Friday, November 6, 2009

My Hero...

The biggest reason, I chose to do this job, was my dad. He was in the first 100 EMT's ever in Utah. He worked for American Fork Ambulance, for 11 years. Growing up, I was (and still am) a daddy's girl. There wasn't anything he could do wrong in my eyes, he is my hero. I remembered hearing the stories, of car accidents, and plane crashes by Utah Lake, that he would respond to. He had the funniest stories and fondest memories he'd share, and he did it all volunteer. I would listen and not realize all that he did in this job, but think that he was the biggest hero I had ever known. He quit eventually, after a lot of them thought it was wrong to be paid. It was also stressful on my siblings. I have no doubt, he'd have done it much longer. Now the biggest fear I always have had, is responding to family. I would have nightmares that I would go to an accident scene, and a parent was trapped in the car and I had no extrication equipment to get them out. In June of 2002, my nightmare became reality.
I was working the ambulance one sunny day. A call came out, for a motorcycle vs. a car. I drove to the station, and took my place as driver of the ambulance. I flipped on the lights and siren, to which the police told us not to come in "code 3" meaning, no lights and siren. My mind went to, an obvious fatality, or the motorcyclist is ok. I drove to the scene, and as I was pulling around the police cars, and accident wreckage, I noticed that one policeman and one firefighter, looked me straight in the eye and had deep, sorrowful, looks in their eyes. Never, has that happened. I pulled around, and saw my worst nightmare. My dads bike. I remember, throwing the ambulance into park so fast, I don't know how I didn't break something. I screamed, and immediately began shaking and sobbing. Through the windshield, I saw him. He was looking at me, smiling and waving, to let me know he was ok. As he was waving, I noticed a large chunk missing from his hand. I flew out of the ambulance, and ran to his side. I hugged him, for what seemed like 5 seconds, but was probably mintutes. I kept asking where he was hurt, and in my panic, was going in and out of the ambulance to get supplies. I remember my legs feeling like jello going up and down the stairs. I never could get any supplies, because I couldn't remember where anything was. That ambulance was the back of my hand, yet at this moment, it was foreign to me. Finally, my partner grabbed me and told me to sit down. He said he'd take care of supplies, to just stay with my dad. The big burly fireman, and policeman came and hugged me. I knew now, what their eyes were trying to tell me. As I sat there crying and shaking, I noticed a few things.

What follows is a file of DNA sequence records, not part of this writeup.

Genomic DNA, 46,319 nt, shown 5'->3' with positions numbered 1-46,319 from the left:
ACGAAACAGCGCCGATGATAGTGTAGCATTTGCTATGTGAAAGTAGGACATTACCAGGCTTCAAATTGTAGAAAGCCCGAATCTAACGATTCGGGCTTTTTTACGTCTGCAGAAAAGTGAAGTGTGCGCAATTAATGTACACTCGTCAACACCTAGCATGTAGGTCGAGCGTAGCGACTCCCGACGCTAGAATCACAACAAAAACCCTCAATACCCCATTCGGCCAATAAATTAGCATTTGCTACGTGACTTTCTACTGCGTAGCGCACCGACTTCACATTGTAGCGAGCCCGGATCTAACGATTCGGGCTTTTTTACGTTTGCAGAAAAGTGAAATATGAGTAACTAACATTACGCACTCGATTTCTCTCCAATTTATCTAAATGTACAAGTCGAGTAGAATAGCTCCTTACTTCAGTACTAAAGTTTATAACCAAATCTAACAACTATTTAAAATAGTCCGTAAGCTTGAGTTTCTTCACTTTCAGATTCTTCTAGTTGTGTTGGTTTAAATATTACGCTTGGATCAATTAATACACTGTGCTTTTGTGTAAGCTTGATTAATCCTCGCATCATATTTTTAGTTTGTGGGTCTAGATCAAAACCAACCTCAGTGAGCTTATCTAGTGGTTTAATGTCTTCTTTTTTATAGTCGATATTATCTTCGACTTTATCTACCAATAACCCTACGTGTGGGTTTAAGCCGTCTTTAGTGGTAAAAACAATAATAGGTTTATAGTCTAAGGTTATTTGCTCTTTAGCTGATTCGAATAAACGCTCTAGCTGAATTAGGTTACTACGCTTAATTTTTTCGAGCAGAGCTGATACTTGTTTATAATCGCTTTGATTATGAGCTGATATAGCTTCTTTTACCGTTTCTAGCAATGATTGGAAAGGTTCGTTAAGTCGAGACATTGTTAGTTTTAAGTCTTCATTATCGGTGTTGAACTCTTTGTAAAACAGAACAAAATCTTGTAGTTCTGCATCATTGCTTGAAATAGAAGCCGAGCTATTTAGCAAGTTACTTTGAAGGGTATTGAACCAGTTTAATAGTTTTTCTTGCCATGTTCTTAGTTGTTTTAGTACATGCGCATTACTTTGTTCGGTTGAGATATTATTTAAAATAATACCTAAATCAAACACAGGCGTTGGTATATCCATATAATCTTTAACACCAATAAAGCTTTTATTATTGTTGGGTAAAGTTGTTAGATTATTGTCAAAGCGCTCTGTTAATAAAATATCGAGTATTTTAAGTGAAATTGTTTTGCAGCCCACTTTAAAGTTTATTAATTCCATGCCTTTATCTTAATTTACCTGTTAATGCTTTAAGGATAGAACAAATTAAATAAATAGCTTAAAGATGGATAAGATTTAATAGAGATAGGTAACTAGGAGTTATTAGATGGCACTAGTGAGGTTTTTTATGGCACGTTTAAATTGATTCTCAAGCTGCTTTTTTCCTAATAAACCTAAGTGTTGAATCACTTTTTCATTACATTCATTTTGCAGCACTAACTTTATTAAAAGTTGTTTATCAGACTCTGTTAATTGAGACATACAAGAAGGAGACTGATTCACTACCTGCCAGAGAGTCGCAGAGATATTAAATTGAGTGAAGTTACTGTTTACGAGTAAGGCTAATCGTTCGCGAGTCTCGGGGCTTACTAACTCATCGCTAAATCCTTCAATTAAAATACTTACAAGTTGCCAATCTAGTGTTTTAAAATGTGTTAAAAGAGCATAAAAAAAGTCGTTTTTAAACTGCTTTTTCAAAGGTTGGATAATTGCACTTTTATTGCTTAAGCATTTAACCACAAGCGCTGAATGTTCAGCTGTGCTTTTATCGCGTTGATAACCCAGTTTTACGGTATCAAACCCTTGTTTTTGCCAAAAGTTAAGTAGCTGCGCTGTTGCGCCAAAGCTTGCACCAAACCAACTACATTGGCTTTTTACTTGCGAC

First, a stripe of paint on the corner of the curb, the color of my dads helmet. Next, a large scrape and chunk out of my dads helmet. Third, a piece of my dads bike, across the street on the lawn of a business. And finally, a large dent and bend in the ramming bars on the front of the truck that hit him. Of course, I cried and shook even more. My dad was hit, thrown, and tumbled a few times before hitting the curb with his head. He remembers his helmet spun around, and he kept himself from going unconscious.
The week prior, I had responded to a similar looking accident. The motorcyclist had no helmet. He hit the curb the same way. We fought for him in the ambulance long and hard, and passed him over to a helicopter waiting at the hospital. He passed away. He had no chance after suffering severe head trauma.
My dad didn't regularly wear his helmet. Today, he did. I am thankful everytime I see him, that he chose too.
My partner cleaned his wounds, and I took him to the hospital after the nightmare was over. His arm was three times its normal size, from hitting the ramming bars.  He also had major road rash. We went to the emergency room, get his arm x-rayed, and his wounds cleaned out. To this day, he still has limited feeling in his fingers, on the arm that was hit. I can honestly say, that was the worst day of my life. I will never forget it. My mind has twisted the ending into so many "what if's" that I drove myself into major anxiety. To this day, when I am called to a motorcycle accident, my stomach drops, and I instantly have to calm myself into not vomitting on the spot. I understand however, it is what he loves, and it makes him happy. He now wears his helmet everytime. After the hard work he has and still does everyday for my family, he deserves every happiness, and he will always be my hero...


  1. Grandpa has been a major blessing in my life too. He is the only true father I have ever known and I am proud to say that I am a grand daddys girl too. I am so grateful that you were there to be with him, even though it was hard for you. It was probably nice to have you there with him. Mindi, YOU are my hero. I love you so much.

  2. PS when Gpa Gets home im gonna squeeze him so hard and tell him we are so happy he wears a "damn" helmit!